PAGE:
Newer dual length- and habitus-based (two-dimensional) systems, namely the Mercy method, the PAWPER (Paediatric Advanced Weight Prediction in the Emergency Room) tape and the Wozniak method, have been developed in the past few years and have been shown to be superior to traditional weight-estimation systems. The Mercy method is a weight-estimation strategy developed in Missouri, USA, in 2009. The method uses surrogates of total body length (humeral length) and habitus (mid-arm circumference (MAC)) to estimate weight.[9] The humeral length and MAC provide 'segmental weights' read off a table, which are then added together to obtain an estimated weight.[9] The method proved to be superior to 13 other weight-estimation strategies in preliminary testing and performed well across a wide range of ages and weights.[9] It has been externally validated in the USA,[10] as well as in two undeveloped countries, namely Mali[11] and India.[12] The PAWPER tape was developed in 2007 in South Africa (SA) as a low-cost, single-use tape that uses a two-step process to estimate weight. In the first step, a baseline weight estimation is made by measuring supine length. The second step involves modification of this weight up or down according to a child's body habitus. It has been shown to estimate weight very accurately, far outperforming the Broselow tape,[13] but needs further validation. The Wozniak method was developed in a study in Gaborone, Botswana, in a predominantly HIV-positive sample of children. The method uses the MAC and tibia length, or MAC and ulna length, in a regression formula to estimate children's weights. It was shown to be very accurate, and outperformed the Broselow tape, the MAC formula, and the APLS, Luscombe and Theron age-based formulae.[14] Although the method showed quite promising results, it has not yet been validated in any other populations.


To evaluate the above three two-dimensional methods of weight estimation, plus three age-based formulae, in a population of children from a background of low socioeconomic status, where malnutrition is common. We aimed to see which method was the most accurate in this population, and over which age or weight ranges each method worked best in estimating weight. A secondary objective was to determine whether a figural rating scale system improved the accuracy of habitus assessment for the PAWPER tape.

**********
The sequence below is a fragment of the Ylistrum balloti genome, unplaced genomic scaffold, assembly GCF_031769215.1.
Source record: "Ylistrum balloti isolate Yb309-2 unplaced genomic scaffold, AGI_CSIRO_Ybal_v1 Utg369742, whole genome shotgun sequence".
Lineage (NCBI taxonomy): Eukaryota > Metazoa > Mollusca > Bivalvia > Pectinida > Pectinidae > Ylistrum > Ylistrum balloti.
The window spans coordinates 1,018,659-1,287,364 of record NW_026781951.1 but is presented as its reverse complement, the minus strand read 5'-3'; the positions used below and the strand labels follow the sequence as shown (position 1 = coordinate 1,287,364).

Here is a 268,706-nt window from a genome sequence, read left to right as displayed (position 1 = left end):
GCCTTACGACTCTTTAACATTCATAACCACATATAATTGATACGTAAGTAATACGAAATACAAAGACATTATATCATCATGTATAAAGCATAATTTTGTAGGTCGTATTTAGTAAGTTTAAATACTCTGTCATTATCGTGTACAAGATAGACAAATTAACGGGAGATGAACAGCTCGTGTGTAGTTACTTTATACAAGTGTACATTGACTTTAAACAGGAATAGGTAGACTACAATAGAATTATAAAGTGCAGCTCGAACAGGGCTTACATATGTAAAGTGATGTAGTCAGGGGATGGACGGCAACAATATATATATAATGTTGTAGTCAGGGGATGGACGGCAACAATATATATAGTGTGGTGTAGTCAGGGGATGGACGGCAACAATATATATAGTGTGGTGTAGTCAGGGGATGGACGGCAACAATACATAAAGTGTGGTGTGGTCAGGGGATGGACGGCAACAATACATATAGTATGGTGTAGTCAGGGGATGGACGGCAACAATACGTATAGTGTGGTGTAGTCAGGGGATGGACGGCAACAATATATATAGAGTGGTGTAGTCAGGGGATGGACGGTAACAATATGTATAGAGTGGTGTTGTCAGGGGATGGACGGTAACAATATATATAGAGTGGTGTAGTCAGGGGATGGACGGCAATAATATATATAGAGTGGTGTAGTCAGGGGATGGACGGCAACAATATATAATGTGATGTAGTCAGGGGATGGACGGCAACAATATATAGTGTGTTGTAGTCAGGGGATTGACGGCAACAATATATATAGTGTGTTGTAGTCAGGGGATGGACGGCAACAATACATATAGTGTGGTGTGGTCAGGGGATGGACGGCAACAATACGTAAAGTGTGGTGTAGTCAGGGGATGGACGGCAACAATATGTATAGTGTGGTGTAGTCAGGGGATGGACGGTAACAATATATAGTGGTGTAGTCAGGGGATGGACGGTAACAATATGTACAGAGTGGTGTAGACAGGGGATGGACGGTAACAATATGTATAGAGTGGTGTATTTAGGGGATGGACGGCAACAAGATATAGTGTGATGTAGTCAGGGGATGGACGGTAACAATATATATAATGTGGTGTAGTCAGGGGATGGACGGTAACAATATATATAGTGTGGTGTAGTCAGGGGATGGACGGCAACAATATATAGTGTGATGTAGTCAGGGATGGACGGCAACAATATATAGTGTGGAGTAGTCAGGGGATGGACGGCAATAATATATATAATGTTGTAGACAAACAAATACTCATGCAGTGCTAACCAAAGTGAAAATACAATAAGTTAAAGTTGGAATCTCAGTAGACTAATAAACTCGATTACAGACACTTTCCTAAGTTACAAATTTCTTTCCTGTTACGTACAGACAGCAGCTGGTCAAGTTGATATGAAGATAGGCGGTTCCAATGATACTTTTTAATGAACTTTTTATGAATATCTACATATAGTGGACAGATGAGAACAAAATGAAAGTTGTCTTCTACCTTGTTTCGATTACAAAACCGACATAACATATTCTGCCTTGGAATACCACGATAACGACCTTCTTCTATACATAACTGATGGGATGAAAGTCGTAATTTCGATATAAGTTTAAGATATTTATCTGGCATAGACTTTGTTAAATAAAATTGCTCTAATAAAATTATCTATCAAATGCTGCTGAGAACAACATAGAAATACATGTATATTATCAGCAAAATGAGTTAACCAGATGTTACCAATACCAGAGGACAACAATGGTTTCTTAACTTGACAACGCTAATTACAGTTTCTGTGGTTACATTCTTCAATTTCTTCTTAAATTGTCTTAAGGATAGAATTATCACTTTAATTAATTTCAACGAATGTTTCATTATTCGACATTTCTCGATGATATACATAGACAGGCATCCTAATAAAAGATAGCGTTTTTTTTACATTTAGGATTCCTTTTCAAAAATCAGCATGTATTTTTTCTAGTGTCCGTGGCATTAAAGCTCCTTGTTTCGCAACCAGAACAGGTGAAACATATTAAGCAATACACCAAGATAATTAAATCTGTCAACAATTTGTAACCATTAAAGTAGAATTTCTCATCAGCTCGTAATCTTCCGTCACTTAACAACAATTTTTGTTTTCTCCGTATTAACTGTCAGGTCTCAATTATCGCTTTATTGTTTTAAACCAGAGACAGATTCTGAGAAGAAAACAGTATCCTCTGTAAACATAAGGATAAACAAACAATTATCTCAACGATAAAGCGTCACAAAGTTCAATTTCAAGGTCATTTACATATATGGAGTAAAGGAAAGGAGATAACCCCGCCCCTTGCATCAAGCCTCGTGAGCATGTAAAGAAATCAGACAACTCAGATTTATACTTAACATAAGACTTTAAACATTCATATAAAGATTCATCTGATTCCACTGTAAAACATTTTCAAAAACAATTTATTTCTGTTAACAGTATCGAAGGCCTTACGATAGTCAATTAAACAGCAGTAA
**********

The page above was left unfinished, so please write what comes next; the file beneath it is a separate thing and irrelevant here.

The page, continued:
The study was approved by the Health Research Ethics Committee of the University of the Witwatersrand, Johannesburg, SA.

Study design. A prospective, cross-sectional, hospital-based study.

Study setting. Rahima Moosa Mother and Child Hospital, a public hospital in Johannesburg serving a community of mostly low socioeconomic status. This study was conducted in the paediatric outpatient department and admission ward of the hospital from August 2014 to January 2015.

Study population. Children between the ages of 1 month and 12 years, who were not in need of emergency medical treatment, were included in the study. Children with congenital conditions such as dwarfism, or whose length could not be assessed for any reason, e.g. due to contractures, were excluded from the study. A non-consecutive convenience sample of 300 children was used.

Study procedure

Once consent had been obtained, each study participant was dressed in a hospital gown in a private cubicle. The child's body habitus was assessed using the original PAWPER tape method and then with the aid of a figural rating scale (modified from Collins figural images),[15] and assigned a habitus score (HS). Using these HSs, the weight was estimated using the PAWPER tape. The child's weight was then estimated using the 2011 Broselow (edition A) tape. The child's supine length was measured with a measuring tape. Measurements were then taken of the child's humeral length, MAC, ulna length and tibia length. Using these values, the weight was estimated using the Mercy and Wozniak methods. The child's actual weight was then measured on a scale and recorded to the nearest 0.1 kg. Weight estimations were generated from the age-based formulae, as follows:

Statistical analysis